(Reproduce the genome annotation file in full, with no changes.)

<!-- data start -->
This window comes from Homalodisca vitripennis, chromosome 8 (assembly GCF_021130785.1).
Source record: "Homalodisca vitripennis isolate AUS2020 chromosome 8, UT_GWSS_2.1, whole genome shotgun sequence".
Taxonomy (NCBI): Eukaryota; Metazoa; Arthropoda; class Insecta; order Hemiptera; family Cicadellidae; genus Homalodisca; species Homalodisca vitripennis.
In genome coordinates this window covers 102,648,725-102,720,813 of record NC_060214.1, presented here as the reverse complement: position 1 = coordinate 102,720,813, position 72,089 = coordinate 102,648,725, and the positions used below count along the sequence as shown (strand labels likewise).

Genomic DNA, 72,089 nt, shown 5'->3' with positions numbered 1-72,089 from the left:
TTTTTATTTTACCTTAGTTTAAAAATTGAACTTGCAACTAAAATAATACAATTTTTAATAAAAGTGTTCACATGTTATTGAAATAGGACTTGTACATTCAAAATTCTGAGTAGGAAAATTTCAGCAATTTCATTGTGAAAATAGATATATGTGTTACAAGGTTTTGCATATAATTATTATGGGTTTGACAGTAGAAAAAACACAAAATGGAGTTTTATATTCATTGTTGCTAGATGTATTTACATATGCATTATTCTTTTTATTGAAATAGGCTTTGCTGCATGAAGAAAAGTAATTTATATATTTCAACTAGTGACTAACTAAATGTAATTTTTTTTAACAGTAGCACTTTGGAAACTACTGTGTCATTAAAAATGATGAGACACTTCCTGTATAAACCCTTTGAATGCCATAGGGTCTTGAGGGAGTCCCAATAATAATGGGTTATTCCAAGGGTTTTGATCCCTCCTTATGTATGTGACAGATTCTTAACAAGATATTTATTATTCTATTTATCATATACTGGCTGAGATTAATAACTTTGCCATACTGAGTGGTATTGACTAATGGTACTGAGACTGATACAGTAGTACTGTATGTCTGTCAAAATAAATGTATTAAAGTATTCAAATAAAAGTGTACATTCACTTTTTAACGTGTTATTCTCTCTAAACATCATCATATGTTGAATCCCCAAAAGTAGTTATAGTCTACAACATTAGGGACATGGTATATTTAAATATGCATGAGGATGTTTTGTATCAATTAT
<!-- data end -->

This window comes from Homalodisca vitripennis, chromosome 8 (assembly GCF_021130785.1).
Source record: "Homalodisca vitripennis isolate AUS2020 chromosome 8, UT_GWSS_2.1, whole genome shotgun sequence".
Taxonomy (NCBI): Eukaryota; Metazoa; Arthropoda; class Insecta; order Hemiptera; family Cicadellidae; genus Homalodisca; species Homalodisca vitripennis.
In genome coordinates this window covers 102,648,725-102,720,813 of record NC_060214.1, presented here as the reverse complement: position 1 = coordinate 102,720,813, position 72,089 = coordinate 102,648,725, and the positions used below count along the sequence as shown (strand labels likewise).

Genomic DNA, 72,089 nt, shown 5'->3' with positions numbered 1-72,089 from the left:
TTTTTATTTTACCTTAGTTTAAAAATTGAACTTGCAACTAAAATAATACAATTTTTAATAAAAGTGTTCACATGTTATTGAAATAGGACTTGTACATTCAAAATTCTGAGTAGGAAAATTTCAGCAATTTCATTGTGAAAATAGATATATGTGTTACAAGGTTTTGCATATAATTATTATGGGTTTGACAGTAGAAAAAACACAAAATGGAGTTTTATATTCATTGTTGCTAGATGTATTTACATATGCATTATTCTTTTTATTGAAATAGGCTTTGCTGCATGAAGAAAAGTAATTTATATATTTCAACTAGTGACTAACTAAATGTAATTTTTTTTAACAGTAGCACTTTGGAAACTACTGTGTCATTAAAAATGATGAGACACTTCCTGTATAAACCCTTTGAATGCCATAGGGTCTTGAGGGAGTCCCAATAATAATGGGTTATTCCAAGGGTTTTGATCCCTCCTTATGTATGTGACAGATTCTTAACAAGATATTTATTATTCTATTTATCATATACTGGCTGAGATTAATAACTTTGCCATACTGAGTGGTATTGACTAATGGTACTGAGACTGATACAGTAGTACTGTATGTCTGTCAAAATAAATGTATTAAAGTATTCAAATAAAAGTGTACATTCACTTTTTAACGTGTTATTCTCTCTAAACATCATCATATGTTGAATCCCCAAAAGTAGTTATAGTCTACAACATTAGGGACATGGTATATTTAAATATGCATGAGGATGTTTTGTATCAATTAT